This is my Story

This past week was yet another star-studded awards show – the CMA’s.  It was a night for all of country music brightest stars to put on the glam and gather to recognize outstanding achievements in the industry.  As an act of confession, I must admit that I’m a bit of a pushover for country music.  As a Coweta County resident, you’ll find me turning up the radio when an Alan Jackson song comes on.  Go ahead, mock me.  I don’t care.  With that said, even die hard country music fans must acknowledge that their particular genre of music has generated some very “colorful” songs over the years.

Who could forget classics like, How Can I Miss You if You Won’t Go Away?  There’s always Conway Twitty and Loretta Lynn singing the great duet, You’re the Reason our Kids are Ugly.  What about Roy Clark singing, Thank God and Greyhound She’s Gone?  Then there are such unforgettable songs like If My Nose was Running Money and Bobby Bare singing, Drop Kick Me Jesus.  I’m certain that the list could go on and on, but most people would simply say, “Here’s a quarter, call someone who cares.”

Regardless of what genre of music you prefer, it goes without saying that music is a powerful thing.  Music can calm us.  King Saul was calmed by David’s playing of the harp.  It is not uncommon to hear soft, relaxing music being played at a dentist or doctor’s office for that purpose.  Music can agitate us.  In December of 1989, Panamanian dictator, Manuel Noriega surrendered to US troops after being bombarded with high volumes of heavy metal music over several days.

One of the things that music has been used for throughout our history is the commemoration of significant events.  Our national anthem was penned by Francis Scott Key while observing the bombardment of Fort McHenry by the British during the War of 1812.  There were many powerful songs that were written shortly after the terrorist attacks of September 11, 2001.  The great Christian hymn, It is Well with My Soul, was written by Horatio Spafford.  He wrote the lyrics while crossing the Atlantic when his vessel passed by the location where his four daughters had been killed in a shipwreck a couple of weeks earlier.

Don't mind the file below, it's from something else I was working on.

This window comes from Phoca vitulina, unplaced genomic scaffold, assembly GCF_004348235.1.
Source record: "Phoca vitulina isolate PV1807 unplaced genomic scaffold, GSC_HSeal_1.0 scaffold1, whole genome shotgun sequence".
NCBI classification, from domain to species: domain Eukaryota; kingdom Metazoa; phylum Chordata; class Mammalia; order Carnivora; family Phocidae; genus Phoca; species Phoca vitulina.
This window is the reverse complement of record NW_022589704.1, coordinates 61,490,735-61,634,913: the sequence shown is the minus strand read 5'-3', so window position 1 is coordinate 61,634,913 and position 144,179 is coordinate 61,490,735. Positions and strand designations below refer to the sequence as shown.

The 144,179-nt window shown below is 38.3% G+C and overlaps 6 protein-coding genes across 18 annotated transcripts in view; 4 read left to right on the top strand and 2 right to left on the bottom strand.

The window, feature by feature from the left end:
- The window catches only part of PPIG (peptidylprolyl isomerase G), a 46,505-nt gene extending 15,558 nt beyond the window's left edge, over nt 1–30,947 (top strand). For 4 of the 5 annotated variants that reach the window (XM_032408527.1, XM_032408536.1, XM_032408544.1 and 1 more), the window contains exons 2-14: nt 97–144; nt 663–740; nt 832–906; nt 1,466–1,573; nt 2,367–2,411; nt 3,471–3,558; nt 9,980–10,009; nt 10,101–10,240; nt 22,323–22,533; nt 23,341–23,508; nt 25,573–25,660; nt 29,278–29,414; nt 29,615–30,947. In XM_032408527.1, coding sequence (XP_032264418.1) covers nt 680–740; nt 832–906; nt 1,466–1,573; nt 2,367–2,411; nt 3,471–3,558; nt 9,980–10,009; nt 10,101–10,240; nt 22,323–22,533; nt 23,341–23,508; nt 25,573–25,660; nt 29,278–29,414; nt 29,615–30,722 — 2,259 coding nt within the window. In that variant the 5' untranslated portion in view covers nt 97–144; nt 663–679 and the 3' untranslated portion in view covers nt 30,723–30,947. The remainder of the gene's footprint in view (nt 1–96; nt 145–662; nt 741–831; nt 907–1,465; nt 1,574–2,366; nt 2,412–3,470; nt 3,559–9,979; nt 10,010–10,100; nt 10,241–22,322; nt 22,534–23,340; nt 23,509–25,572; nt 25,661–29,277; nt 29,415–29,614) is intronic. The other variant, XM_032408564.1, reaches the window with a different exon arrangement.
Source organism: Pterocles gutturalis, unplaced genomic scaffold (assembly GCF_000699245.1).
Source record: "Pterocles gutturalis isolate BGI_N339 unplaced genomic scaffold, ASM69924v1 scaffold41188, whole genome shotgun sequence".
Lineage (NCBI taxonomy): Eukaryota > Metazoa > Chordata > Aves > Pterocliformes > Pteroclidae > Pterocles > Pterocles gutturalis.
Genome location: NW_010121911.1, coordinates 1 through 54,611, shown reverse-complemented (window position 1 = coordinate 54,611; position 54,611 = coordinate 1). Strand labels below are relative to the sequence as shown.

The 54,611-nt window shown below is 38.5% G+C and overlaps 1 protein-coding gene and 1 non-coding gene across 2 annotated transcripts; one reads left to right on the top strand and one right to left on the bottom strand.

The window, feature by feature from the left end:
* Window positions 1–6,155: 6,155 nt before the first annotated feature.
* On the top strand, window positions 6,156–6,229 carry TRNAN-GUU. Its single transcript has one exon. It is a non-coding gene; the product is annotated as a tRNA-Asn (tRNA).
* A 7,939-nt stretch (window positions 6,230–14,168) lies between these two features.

David, known as the “Singer of Israel” was no different.  He composed more than 75 of the psalms that we find in the scriptures.  Many of them were composed at times when David was under great duress and affliction.  Some were composed as psalms of repentance.  Some were composed to marvel in the glory and greatness of God.  Others, called psalms of lament, were composed to convey a great sense of loss and heartbreak.  Though it is not in the psalter, we find one of these songs of lament in the opening chapter of 2 Samuel, as David and his men grieved the death of Saul.  In this song, David again reminds us of his profound respect for God through his profound respect of the “LORD’s anointed.”

Music is an important part of our culture, but it is perhaps even more important to our faith.  For thousands of years, God’s people have been expressing praise through song.  For the last two millennia, Christians have been singing the glories of our Savior, Jesus Christ.  God may not have blessed you with the ability to play a musical instrument, and your singing may only sound good when the radio is turned up or when the shower is running.  While we should always play and sing our best, God doesn’t judge our songs on the beauty of the performance, but by the heart of the one singing.  Just as the old gospel hymn Blessed Assurance declares, “This is my story, this is my song, praising my Savior all the day long.”  No matter what kind of a musician you are, you have a song to sing and a story to tell

In Christ,

Pastor Brian



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